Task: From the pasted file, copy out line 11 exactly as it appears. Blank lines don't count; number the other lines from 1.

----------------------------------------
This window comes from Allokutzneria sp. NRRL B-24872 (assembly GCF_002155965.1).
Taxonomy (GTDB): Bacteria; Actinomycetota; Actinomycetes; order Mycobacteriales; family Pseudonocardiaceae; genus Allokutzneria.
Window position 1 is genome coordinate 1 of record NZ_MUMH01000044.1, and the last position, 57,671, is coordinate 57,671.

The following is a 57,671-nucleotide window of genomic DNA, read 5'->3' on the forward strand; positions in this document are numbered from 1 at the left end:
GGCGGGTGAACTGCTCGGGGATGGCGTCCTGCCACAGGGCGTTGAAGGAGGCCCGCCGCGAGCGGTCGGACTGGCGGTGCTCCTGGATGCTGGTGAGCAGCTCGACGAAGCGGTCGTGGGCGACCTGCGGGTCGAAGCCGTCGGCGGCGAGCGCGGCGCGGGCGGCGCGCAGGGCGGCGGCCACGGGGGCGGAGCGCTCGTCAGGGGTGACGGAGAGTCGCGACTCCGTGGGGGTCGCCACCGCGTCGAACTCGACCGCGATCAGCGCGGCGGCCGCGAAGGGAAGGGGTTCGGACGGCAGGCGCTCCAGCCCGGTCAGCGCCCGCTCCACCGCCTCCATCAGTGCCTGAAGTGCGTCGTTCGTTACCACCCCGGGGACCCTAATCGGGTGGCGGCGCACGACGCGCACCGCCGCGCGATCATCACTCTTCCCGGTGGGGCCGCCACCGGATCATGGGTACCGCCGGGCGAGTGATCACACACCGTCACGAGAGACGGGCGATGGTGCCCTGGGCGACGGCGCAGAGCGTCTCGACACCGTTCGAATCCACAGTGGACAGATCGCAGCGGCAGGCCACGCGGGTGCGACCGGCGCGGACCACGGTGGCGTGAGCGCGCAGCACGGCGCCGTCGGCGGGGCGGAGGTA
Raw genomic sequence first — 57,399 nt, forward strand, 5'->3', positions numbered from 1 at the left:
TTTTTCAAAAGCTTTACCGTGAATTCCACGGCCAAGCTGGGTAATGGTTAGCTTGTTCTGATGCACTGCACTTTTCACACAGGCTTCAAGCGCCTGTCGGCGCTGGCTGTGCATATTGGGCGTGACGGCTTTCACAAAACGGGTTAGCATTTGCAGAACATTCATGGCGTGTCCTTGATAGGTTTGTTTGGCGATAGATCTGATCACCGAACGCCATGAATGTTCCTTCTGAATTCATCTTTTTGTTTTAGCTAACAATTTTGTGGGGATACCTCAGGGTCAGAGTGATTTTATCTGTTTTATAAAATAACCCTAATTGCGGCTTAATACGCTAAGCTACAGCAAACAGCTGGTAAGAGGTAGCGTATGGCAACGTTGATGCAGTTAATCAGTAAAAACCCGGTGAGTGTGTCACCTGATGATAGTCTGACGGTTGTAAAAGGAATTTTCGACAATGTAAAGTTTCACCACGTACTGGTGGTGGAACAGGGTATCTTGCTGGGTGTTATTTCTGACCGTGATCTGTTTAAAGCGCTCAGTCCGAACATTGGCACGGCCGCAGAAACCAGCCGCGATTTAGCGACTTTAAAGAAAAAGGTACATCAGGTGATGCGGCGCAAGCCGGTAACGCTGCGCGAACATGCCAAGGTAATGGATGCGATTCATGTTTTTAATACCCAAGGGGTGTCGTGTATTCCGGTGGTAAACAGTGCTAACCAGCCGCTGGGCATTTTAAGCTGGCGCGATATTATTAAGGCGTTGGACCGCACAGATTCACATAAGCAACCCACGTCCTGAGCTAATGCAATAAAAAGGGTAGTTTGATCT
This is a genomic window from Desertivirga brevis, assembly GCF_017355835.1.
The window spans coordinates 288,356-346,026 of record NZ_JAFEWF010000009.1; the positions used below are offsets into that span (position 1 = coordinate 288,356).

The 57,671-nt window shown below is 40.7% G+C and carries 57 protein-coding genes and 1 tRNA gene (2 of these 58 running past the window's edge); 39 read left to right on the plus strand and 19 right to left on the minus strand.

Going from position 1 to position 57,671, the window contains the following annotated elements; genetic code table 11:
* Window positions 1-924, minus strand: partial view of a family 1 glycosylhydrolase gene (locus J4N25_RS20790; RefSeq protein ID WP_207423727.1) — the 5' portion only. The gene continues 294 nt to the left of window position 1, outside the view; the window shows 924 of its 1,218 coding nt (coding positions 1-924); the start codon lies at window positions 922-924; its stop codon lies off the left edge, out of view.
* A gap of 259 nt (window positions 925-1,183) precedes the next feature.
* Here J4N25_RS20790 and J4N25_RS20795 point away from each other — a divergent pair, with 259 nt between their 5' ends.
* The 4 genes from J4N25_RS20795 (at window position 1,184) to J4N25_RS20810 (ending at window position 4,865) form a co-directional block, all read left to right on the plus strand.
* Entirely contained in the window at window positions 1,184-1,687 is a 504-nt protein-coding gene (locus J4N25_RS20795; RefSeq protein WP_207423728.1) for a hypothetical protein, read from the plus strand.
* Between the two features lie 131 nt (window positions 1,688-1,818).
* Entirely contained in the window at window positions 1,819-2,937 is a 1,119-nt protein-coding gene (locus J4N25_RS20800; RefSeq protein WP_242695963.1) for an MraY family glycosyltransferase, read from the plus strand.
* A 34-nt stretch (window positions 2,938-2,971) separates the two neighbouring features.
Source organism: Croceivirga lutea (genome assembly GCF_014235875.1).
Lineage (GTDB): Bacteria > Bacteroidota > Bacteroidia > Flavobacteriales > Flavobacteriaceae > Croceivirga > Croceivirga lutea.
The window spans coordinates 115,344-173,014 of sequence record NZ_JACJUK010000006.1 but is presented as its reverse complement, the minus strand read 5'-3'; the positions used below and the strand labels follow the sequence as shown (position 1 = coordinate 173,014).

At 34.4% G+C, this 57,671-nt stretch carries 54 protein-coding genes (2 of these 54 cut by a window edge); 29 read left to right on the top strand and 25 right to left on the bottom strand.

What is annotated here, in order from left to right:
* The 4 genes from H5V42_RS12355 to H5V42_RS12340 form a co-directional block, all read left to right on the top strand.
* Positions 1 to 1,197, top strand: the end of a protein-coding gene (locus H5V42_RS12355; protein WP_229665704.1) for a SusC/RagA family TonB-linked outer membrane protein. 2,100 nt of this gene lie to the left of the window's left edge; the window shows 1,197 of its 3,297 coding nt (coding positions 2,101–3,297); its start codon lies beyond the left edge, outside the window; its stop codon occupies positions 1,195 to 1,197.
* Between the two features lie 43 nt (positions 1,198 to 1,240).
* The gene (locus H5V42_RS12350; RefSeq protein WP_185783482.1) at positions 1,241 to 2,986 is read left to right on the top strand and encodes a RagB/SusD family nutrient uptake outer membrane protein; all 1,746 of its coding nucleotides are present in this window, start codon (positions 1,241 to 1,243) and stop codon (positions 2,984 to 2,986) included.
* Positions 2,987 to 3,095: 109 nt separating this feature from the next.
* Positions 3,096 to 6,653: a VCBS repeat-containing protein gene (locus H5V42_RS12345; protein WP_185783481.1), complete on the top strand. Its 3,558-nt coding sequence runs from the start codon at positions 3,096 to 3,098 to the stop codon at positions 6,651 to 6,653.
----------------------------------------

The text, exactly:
Going from position 1 to position 57,671, the window contains the following annotated elements; genetic code table 11: